Published by Self-Published
Publication date: January 29, 2017
Genres: Fiction, Romance, Women's Fiction
Source: ARC via author
Once in Africa, I kissed a king...
"And just like that, in an old red barn at the foothills of Mount Kilimanjaro, I discovered the elusive magic I had only ever glimpsed between the pages of great love stories. It fluttered around me like a newborn butterfly and settled in a corner of my heart. I held my breath, afraid to exhale for fear it would slip out, never to be found again.”
When a bomb explodes in a mall in East Africa, its aftershocks send two strangers on a collision course that neither one sees coming.
Jack Warden, a divorced coffee farmer in Tanzania, loses his only daughter. An ocean away, in the English countryside, Rodel Emerson loses her only sibling.
Two ordinary people, bound by a tragic afternoon, set out to achieve the extraordinary, as they make three stops to rescue three children across the vast plains of the Serengeti—children who are worth more dead than alive.
But even if they beat the odds, another challenge looms at the end of the line. Can they survive yet another loss—this time of a love that’s bound to slip through their fingers, like the mists that dissipate in the light of the sun?
“Sometimes you come across a rainbow story—one that spans your heart. You might not be able to grasp it or hold on to it, but you can never be sorry for the color and magic it brought.”
A blend of romance and women’s fiction, Mists of The Serengeti is inspired by true events and contains emotional triggers, including the death of a child. Not recommended for sensitive readers. Standalone, contemporary fiction.
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Leylah Attar’s MISTS OF THE SERENGETI takes readers on a African adventure to a coffee farm in Tanzania and through the vast expanse of the Serengeti, introducing readers to Rodel and Jack and their quest to save children in danger.
Leylah Attar’s ability to bring readers right into the story is evident in Mists, painting a scene and making you feel you’re in the middle of the action. This is especially true in this novel with her picturesque descriptions of the African setting. The subject matter Attar’s novels sets her apart from the pack, which I appreciate immensely. She chooses topics and settings that are completely unique.
The qualities in her writing in 53 Letters for My Lover is still there in Mists, partly. However, there were problems present throughout the novel that I couldn’t overlook or ignore, including self-indulgent purple prose, clunky metaphors, narrative that felt cheesy at times, and passages with quotes that felt entirely out of place.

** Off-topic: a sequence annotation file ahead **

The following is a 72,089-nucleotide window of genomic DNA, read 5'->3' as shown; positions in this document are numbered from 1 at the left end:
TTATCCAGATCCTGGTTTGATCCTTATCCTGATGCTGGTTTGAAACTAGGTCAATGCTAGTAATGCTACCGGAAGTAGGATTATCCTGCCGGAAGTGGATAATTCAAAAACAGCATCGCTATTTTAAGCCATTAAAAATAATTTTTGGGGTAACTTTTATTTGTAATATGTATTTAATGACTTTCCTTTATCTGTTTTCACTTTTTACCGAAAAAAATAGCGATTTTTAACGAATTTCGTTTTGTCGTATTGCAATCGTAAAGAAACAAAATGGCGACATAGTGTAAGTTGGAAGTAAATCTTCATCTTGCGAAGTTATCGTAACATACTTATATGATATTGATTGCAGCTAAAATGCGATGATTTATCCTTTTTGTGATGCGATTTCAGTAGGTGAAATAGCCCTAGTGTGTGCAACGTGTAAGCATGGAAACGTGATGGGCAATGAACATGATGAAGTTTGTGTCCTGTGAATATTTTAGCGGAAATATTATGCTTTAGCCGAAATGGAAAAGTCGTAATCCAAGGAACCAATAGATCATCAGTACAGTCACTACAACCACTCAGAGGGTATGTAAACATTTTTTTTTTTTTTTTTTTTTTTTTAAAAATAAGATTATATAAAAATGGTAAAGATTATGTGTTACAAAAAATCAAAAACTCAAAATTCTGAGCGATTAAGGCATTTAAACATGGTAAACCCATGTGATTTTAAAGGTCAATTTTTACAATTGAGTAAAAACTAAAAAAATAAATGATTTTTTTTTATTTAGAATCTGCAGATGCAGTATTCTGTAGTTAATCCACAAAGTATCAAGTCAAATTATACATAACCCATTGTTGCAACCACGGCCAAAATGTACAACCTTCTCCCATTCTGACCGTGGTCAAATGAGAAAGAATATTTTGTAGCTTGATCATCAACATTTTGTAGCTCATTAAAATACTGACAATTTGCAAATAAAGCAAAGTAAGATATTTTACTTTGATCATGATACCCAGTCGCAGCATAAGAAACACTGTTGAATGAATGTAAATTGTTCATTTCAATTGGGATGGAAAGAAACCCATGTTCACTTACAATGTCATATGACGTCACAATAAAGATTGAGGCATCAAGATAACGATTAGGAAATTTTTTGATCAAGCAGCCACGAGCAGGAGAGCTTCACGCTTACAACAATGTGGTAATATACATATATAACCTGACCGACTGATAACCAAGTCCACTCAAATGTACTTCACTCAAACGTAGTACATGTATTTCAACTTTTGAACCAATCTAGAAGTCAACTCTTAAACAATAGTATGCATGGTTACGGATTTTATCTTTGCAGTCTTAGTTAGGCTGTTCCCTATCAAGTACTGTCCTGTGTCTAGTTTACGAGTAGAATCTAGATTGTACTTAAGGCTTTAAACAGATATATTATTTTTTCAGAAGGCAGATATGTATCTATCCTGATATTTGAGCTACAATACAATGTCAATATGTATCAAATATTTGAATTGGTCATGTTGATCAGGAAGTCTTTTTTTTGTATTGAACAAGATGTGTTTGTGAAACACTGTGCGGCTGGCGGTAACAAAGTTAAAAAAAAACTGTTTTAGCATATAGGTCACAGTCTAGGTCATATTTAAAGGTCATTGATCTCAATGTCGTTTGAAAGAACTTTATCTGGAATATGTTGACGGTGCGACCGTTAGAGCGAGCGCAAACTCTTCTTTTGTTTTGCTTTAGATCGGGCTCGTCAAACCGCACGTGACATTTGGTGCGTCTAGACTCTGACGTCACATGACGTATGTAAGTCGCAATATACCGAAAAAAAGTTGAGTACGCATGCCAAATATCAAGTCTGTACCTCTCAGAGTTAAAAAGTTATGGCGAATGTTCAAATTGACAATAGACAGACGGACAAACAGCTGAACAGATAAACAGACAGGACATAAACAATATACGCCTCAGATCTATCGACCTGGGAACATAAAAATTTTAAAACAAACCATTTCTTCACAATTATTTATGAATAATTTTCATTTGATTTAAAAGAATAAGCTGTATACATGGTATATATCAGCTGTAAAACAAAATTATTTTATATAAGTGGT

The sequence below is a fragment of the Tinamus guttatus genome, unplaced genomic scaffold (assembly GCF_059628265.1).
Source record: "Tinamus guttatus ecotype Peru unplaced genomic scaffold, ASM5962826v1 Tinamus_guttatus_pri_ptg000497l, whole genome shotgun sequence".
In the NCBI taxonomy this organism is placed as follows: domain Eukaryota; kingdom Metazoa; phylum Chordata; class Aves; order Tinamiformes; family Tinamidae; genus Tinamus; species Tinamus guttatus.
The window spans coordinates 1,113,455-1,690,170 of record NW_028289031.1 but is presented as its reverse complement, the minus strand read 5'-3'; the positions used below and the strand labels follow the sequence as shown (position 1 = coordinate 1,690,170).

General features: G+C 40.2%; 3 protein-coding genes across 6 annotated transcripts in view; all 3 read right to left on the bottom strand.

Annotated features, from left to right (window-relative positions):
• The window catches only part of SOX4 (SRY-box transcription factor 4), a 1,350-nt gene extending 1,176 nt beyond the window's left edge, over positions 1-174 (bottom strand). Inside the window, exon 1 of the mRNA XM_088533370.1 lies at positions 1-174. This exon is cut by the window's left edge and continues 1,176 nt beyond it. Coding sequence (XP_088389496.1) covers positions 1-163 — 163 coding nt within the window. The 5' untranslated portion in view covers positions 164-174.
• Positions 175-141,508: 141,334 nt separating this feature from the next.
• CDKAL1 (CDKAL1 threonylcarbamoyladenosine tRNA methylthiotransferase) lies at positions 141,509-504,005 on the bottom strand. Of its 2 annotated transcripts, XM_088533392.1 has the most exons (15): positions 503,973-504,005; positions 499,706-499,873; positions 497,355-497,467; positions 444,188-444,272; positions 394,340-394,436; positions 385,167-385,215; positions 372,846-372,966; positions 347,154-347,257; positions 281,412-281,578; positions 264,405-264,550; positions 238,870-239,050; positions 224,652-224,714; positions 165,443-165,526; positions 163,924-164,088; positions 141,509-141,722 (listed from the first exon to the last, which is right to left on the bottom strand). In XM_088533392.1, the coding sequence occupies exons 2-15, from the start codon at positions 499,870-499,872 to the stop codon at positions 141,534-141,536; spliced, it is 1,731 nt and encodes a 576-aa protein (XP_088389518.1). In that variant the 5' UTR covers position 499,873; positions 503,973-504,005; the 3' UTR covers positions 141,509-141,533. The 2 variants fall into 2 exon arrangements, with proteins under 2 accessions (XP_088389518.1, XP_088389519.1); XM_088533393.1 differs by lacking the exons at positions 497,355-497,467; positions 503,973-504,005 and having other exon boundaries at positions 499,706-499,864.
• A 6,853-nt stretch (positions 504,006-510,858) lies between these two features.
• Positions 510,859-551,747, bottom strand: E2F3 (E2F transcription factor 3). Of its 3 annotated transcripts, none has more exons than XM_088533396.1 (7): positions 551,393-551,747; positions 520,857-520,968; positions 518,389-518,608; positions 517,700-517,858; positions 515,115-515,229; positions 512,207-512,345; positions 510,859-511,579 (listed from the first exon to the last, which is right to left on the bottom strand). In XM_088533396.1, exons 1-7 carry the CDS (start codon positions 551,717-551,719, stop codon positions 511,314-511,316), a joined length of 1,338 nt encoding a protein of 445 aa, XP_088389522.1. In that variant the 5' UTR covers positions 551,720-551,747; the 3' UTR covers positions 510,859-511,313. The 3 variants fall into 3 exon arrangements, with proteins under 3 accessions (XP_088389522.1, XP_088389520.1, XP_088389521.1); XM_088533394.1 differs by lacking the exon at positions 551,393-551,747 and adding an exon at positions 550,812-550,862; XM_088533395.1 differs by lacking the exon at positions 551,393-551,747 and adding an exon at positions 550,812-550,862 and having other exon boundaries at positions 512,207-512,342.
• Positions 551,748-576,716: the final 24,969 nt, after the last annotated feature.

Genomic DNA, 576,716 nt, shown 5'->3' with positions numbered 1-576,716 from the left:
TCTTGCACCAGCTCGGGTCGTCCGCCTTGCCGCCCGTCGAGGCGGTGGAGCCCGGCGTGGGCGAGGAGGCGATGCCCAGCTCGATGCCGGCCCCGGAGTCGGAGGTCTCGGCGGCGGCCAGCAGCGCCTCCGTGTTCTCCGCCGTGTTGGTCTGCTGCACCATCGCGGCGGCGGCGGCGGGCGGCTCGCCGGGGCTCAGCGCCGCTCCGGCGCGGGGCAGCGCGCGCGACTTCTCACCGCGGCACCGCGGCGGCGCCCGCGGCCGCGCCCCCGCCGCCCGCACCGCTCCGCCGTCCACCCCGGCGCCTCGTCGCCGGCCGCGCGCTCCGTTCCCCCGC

The prose in Mists, while at times lovely, was entirely too descriptive, often packed with metaphor after metaphor. The comparisons in many instances didn’t really make sense. It was like the author was trying to make her prose more literary to elevate it. I am one who appreciates the art in lyrical writing and prose evoking emotion. But I don’t like prose to be filled with unnecessary descriptors, which was what I felt happened in Mists.
Jack’s blond hair is described as “a jungle of beautiful chaos.” His demeanor is described as follows: as if “he had just thrown up an electric fence. Against the backdrop of dark, stormy clouds, he stood like Thor, glaring at me with lightning in his eyes.” His voice is described as “delicious.” At the thought of Rodel leaving he says he’ll miss her “Like a dream that starves and curls beneath my bones.” I’m not even sure what that last one even means.
Aside from the writing, the romance in this novel didn’t evoke any emotions in me. It felt forced and unnatural. There are repeated mentions in the narrative of the air between Jack and Rodel being charged with “electricity,” “sparks,” “lightning,” “rigged with dynamite,” and feeling “locked and loaded.” But these things failed to make me feel the romance blossoming between these two. I felt like the reader was being asked to believe these things but what was lacking was real relationship development. This is unfortunate because the plot itself was ripe for a great harrowing romance that blossomed from tragedy and formed under the umbrella of danger and peril.
Rodel is with Jack a mere 5 days before she is professing her love. While that can (and has happened to several people) in real life, my issue with it here is that the author didn’t take me deep enough into their story to make me believe it, which is my problem.
Many passages were borderline cheesy, while others jumped right into cheesy territory. The first romantic scene between Jack and Rodel was almost painful to read with “the soul sonnets” they left in each other’s mouths, the “jolts of liquid fire,” Rodel “clutch[ing] the tendons in the back of Jack’s neck,” Rodel’s confession of her virginity, and Jack’s growling.
Like many other readers, I enjoyed the secondary characters so much. Bahati was a comedic relief in moments that were heavy with emotion for the characters. Scholastica was a ray of sunshine and played a part in bringing Jack to life after horrible loss. I also really enjoyed Jack’s grandmother, Goma. She was a firecracker and didn’t let her age slow her down in any way. I liked the way Goma took everyone under her wings and made everyone around her feel welcome and loved.
Let me be clear here, I don’t delight in writing this review. I didn’t enjoy The Paper Swan, but I did take note of her writing. After her last novel, I wanted to give her another try, hoping that it was just an anomaly. While I did enjoy Mists a little more than her previous novel, the flowery language and poor relationship development was entirely too problematic and troublesome for me to overlook.
* Thanks to the author for providing me with an early copy for review.Related posts: